Bam. Tundra. Duke. Dixie. Heidi. Lobo. Bear. Igor. Dexter.
Shep. Always my beautiful boy, my soulmate.
This list, these names of dogs who’ve crossed my lens and then the Rainbow Bridge, is longer in reality.
There’s also Hazelee, Maggie, Henrietta and Athena – all loved by one family, all lost in the span of a year. The same year my friend Hilary also lost her father.
These names, these dogs are all at the heart of what I do, honoring the love we have for them and the changes they bring to our lives.
And they all drive me to learn about pet loss grief.
Studying pet loss grief and learning to coach
My dad died in 1996 but I was too young at 25 and too lost in own selfish, youthful world to grasp the magnitude of grief.
When my heart dog Shep died in 2014, I was devastated. My first Maremma sheepdog taught me more about love, life and living than any human possibly could. He put hiking boots on my feet and adventure in my heart.
He drove me back into a world I’d left behind when I moved to Calgary: photography.
When I picked up pet photography as an entrepreneurial pursuit, I knew he’d had a hand (paw?) in getting me there, too. Immersing myself in that world, I realized the importance of all those pictures I took of our hikes and ghost-town adventures in Alberta and British Columbia.
And as I dove more into the business, I met more people whose pets were nearing the end stages of their lives.
They were hurting in advance of the death. They had grief around losing their dog before the ultimate day had ever arrived.
It made me want to learn more about pet loss grief so I could better understand their hurt and sorrow.
It made me want to listen better, to be a more sympathetic and empathetic shoulder for them to lean on during their photo shoots with their pets.
I started reading every book I could find about pet loss grief.
The next stage of my journey
The waves of grief and the way they sneak up on you are fucking exhausting. My mood can shift from light and joyful to somber and sad in the flick of a hummingbird’s wings.
It’s messy and nonlinear and confusing as all get out.
And best of all, it comes with an unlimited time offer. No one can tell grief when it’s time to stop coming to visit. It just kinda stays around and you have to learn to live with it.
I’m choosing to embrace it.
Because of these last few months, my path with pet photography is changing.
I’d already been trying to figure out how to elevate professional pet photography in the minds of humans. Many of my friends in the business and I all have one general mission: to create a legacy of your pet through beautiful, custom artwork.
We want pet guardians to understand the importance of having these prints adorn the walls of your home.
Because your pet is even more than family. She’s your guardian, your constant companion, your teacher. She changes your life in ways you could not have imagined before you met her. She loves unconditionally, purely and largely.
As I mulled all these things over while out on a hike with my teacher and guardian, it came to me. I could build a network of professional pet photographers and connect them to the pet guardians who need us for those last-minute photo shoots.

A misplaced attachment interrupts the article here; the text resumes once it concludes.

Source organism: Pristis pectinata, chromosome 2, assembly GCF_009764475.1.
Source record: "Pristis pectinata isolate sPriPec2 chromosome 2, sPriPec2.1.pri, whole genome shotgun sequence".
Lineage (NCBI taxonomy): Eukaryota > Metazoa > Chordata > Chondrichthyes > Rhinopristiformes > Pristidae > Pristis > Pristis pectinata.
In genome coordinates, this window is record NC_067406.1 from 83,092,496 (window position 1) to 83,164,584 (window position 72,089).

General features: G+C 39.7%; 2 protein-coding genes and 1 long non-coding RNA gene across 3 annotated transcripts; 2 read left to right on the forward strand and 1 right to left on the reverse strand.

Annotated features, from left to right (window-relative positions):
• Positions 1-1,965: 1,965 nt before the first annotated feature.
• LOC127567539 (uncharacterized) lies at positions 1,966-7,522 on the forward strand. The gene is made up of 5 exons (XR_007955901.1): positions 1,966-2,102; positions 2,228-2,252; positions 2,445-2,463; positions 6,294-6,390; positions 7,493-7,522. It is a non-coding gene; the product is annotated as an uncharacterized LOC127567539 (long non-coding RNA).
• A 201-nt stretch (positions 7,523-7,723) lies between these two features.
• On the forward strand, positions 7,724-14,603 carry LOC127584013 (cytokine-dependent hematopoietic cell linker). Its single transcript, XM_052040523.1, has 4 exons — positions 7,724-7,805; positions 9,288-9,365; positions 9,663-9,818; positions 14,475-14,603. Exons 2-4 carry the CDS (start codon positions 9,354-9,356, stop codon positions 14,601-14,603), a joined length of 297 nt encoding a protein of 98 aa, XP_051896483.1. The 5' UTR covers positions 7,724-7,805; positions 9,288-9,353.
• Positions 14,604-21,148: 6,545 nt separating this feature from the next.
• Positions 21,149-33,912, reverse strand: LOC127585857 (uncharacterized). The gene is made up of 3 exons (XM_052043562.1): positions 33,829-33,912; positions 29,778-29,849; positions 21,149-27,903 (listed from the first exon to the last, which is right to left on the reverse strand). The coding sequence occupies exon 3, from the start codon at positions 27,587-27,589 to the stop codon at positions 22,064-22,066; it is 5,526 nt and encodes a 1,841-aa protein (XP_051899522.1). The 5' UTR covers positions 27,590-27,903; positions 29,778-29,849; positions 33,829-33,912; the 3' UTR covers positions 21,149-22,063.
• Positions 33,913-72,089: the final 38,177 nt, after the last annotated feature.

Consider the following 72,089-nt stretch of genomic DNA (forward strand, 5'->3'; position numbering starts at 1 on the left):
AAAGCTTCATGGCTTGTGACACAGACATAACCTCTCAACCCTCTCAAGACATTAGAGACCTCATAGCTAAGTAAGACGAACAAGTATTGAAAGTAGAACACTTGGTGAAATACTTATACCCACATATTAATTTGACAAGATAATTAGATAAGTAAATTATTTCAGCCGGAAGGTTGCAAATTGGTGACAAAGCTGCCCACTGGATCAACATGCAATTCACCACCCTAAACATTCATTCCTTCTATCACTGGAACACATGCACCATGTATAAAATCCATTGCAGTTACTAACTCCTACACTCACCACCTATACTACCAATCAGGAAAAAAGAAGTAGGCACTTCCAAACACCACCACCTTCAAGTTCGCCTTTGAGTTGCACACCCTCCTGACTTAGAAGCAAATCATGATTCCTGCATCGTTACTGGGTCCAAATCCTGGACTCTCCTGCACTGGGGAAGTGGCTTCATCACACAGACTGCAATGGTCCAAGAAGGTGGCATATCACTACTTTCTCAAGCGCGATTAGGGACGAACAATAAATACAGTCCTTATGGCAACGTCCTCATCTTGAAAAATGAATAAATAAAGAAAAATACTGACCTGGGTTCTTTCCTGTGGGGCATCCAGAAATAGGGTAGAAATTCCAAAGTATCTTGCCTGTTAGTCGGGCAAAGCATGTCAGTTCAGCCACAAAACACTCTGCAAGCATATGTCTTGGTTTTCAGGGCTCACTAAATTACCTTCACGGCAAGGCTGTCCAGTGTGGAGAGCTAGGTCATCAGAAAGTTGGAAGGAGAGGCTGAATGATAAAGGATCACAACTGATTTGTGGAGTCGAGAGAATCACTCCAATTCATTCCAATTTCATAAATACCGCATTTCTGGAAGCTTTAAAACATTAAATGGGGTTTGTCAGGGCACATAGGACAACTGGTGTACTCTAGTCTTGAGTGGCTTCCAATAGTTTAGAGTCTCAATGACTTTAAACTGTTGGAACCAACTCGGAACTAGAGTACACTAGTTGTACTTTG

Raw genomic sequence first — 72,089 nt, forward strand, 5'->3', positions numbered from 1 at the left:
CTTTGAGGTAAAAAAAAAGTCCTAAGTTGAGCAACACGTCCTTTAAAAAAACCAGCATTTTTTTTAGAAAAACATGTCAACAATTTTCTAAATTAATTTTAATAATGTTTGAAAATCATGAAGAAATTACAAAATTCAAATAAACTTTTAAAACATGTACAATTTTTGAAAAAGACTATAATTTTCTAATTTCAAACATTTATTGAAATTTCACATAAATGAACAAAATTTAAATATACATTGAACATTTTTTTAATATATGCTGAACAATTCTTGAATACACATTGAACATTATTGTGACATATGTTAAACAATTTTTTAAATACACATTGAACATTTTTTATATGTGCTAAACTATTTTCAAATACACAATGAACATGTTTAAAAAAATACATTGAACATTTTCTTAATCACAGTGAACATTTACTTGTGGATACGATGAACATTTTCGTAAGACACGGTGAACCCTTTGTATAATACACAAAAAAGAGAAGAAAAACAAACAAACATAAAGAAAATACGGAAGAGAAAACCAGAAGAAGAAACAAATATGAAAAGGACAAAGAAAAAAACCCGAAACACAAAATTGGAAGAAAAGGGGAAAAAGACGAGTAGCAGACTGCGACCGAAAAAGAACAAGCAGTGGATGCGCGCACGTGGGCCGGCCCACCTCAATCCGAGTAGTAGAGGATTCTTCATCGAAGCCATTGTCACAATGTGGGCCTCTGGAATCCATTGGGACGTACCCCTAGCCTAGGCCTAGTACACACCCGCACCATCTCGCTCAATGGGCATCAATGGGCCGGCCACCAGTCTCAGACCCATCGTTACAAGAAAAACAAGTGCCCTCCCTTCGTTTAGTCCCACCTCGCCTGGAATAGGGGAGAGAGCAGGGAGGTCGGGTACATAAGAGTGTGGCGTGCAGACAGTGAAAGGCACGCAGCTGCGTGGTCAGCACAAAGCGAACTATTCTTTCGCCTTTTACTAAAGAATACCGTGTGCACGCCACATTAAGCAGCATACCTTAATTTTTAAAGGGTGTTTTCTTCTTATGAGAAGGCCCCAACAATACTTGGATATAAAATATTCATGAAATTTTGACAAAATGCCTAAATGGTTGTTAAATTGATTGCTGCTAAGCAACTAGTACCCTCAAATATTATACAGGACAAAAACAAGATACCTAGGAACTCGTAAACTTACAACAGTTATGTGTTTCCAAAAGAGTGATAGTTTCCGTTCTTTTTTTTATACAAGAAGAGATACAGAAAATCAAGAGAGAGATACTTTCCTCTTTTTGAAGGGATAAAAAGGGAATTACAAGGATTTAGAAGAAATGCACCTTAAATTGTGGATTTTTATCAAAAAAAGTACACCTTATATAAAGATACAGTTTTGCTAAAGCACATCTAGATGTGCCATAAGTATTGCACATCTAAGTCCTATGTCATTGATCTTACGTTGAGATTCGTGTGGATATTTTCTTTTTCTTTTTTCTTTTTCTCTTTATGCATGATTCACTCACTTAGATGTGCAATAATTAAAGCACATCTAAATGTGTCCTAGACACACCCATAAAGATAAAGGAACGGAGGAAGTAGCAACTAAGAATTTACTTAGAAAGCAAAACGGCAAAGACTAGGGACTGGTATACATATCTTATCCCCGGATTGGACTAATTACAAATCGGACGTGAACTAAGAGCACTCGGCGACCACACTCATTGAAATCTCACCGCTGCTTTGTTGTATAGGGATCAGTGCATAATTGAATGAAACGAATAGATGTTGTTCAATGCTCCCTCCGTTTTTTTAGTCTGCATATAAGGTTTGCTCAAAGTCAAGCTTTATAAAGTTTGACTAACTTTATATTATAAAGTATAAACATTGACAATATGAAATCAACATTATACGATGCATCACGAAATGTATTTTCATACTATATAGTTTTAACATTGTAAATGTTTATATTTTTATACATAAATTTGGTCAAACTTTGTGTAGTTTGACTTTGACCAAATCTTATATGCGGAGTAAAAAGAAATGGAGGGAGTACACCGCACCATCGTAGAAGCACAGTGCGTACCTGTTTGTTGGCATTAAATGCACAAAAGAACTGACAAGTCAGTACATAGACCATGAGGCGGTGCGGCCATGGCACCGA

“Uh, it’s been done,” you say.
Yup, but this one will also introduce a podcast that helps pet guardians find the services and support they need as their pets age or become ill and ultimately leave us for the Rainbow Bridge.
As I discussed the plan with one of my business coaches, she said, “Why don’t you get certified in grief coaching?”
That’s when the path became clearest.
An army of pet loss grief coaches
There’s the dream.
A grief coach is a guide, someone educated in the language of grief and can provide support, a shoulder to lean on. She is not a counselor or a therapist; both positions require a post-secondary degree and state licensing.
With Cathy’s guidance, I plan to create a program that teaches pet photographers about pet loss grief and certify them as coaches.
That way, we can all be better service providers to our clients who come to us in times of need.
My first little army features a group of incredibly talented photographers, who will help create podcast episodes centered on pet aging, anticipatory grief and post-death grief.
We will be informative, thoughtful and insightful with our podcasts.
At times, we will strive to be a little light-hearted. Because grief is heavy and dark and we need the levity to manage it.
All the time, we will keep in mind the primary goal of the podcast: being a shoulder to lean on for pet guardians who are facing the loss of their best fur friends.
We are aiming for an Aug. 1 launch of the podcast. I hope you’ll find One Last Network and follow along.
All around the circle
This is an incredible and daunting next step in my journey as a professional pet photographer. I have a large, wonderful community to lean on and the most amazing business coaches to guide me through this, including Cathy Cheshire, Craig Turner-Bullock, Heather Lahtinen and Nicole Begley.
They all say, “You got this.”
My founding members are an amazing group and raring to start recording their own podcasts episodes. Many of them you will meet as you dip your toe into this week’s blog circle.
When you get to the bottom of Kylee’s post, click the link for the next post in the blog circle. Keep that up on everyone’s post until you find yourself back here to my new journey as a pet loss grief coach and podcaster.
That’s when you know you’re home.
Right where you belong.